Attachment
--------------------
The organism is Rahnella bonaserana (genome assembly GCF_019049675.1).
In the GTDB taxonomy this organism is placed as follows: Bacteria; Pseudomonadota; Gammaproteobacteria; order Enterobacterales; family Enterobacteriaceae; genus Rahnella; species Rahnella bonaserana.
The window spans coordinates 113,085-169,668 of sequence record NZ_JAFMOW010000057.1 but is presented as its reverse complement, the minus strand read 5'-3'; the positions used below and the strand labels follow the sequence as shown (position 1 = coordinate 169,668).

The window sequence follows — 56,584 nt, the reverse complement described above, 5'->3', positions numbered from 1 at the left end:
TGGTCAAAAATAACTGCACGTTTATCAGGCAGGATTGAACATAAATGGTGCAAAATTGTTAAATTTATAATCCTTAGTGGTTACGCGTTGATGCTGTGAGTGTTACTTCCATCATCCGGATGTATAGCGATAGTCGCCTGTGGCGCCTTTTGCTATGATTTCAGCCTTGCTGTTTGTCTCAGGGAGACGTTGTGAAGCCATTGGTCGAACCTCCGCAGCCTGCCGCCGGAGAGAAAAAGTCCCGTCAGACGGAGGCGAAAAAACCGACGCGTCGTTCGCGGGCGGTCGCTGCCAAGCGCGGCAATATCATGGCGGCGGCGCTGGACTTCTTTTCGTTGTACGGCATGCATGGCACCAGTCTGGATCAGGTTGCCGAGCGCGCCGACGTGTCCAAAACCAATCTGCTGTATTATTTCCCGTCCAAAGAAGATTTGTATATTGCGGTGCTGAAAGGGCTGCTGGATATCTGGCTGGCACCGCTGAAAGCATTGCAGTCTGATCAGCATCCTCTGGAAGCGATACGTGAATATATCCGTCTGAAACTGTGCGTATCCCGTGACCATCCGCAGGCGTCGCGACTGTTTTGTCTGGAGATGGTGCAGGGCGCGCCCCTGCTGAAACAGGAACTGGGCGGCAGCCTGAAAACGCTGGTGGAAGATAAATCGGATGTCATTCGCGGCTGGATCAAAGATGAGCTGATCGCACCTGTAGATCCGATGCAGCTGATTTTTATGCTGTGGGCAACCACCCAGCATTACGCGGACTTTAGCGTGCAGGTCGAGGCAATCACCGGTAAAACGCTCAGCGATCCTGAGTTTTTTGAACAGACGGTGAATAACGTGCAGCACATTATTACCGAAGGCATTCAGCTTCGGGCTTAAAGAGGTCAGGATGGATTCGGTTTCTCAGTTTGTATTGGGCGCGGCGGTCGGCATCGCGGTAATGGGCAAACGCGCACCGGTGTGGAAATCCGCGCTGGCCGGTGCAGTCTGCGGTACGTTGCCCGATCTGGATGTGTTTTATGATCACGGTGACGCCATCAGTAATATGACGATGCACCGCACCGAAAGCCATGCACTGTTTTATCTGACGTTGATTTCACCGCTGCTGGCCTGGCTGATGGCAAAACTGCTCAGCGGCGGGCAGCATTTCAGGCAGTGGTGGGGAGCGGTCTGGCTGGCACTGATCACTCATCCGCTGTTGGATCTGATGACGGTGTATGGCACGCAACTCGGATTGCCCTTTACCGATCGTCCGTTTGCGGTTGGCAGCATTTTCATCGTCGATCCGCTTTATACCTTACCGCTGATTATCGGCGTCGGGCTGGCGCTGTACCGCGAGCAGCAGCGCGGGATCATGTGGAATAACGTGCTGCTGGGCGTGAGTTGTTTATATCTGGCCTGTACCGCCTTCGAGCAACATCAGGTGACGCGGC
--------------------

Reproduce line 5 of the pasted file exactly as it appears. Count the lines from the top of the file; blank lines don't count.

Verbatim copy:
TGGTCAAAAATAACTGCACGTTTATCAGGCAGGATTGAACATAAATGGTGCAAAATTGTTAAATTTATAATCCTTAGTGGTTACGCGTTGATGCTGTGAGTGTTACTTCCATCATCCGGATGTATAGCGATAGTCGCCTGTGGCGCCTTTTGCTATGATTTCAGCCTTGCTGTTTGTCTCAGGGAGACGTTGTGAAGCCATTGGTCGAACCTCCGCAGCCTGCCGCCGGAGAGAAAAAGTCCCGTCAGACGGAGGCGAAAAAACCGACGCGTCGTTCGCGGGCGGTCGCTGCCAAGCGCGGCAATATCATGGCGGCGGCGCTGGACTTCTTTTCGTTGTACGGCATGCATGGCACCAGTCTGGATCAGGTTGCCGAGCGCGCCGACGTGTCCAAAACCAATCTGCTGTATTATTTCCCGTCCAAAGAAGATTTGTATATTGCGGTGCTGAAAGGGCTGCTGGATATCTGGCTGGCACCGCTGAAAGCATTGCAGTCTGATCAGCATCCTCTGGAAGCGATACGTGAATATATCCGTCTGAAACTGTGCGTATCCCGTGACCATCCGCAGGCGTCGCGACTGTTTTGTCTGGAGATGGTGCAGGGCGCGCCCCTGCTGAAACAGGAACTGGGCGGCAGCCTGAAAACGCTGGTGGAAGATAAATCGGATGTCATTCGCGGCTGGATCAAAGATGAGCTGATCGCACCTGTAGATCCGATGCAGCTGATTTTTATGCTGTGGGCAACCACCCAGCATTACGCGGACTTTAGCGTGCAGGTCGAGGCAATCACCGGTAAAACGCTCAGCGATCCTGAGTTTTTTGAACAGACGGTGAATAACGTGCAGCACATTATTACCGAAGGCATTCAGCTTCGGGCTTAAAGAGGTCAGGATGGATTCGGTTTCTCAGTTTGTATTGGGCGCGGCGGTCGGCATCGCGGTAATGGGCAAACGCGCACCGGTGTGGAAATCCGCGCTGGCCGGTGCAGTCTGCGGTACGTTGCCCGATCTGGATGTGTTTTATGATCACGGTGACGCCATCAGTAATATGACGATGCACCGCACCGAAAGCCATGCACTGTTTTATCTGACGTTGATTTCACCGCTGCTGGCCTGGCTGATGGCAAAACTGCTCAGCGGCGGGCAGCATTTCAGGCAGTGGTGGGGAGCGGTCTGGCTGGCACTGATCACTCATCCGCTGTTGGATCTGATGACGGTGTATGGCACGCAACTCGGATTGCCCTTTACCGATCGTCCGTTTGCGGTTGGCAGCATTTTCATCGTCGATCCGCTTTATACCTTACCGCTGATTATCGGCGTCGGGCTGGCGCTGTACCGCGAGCAGCAGCGCGGGATCATGTGGAATAACGTGCTGCTGGGCGTGAGTTGTTTATATCTGGCCTGTACCGCCTTCGAGCAACATCAGGTGACGCGGC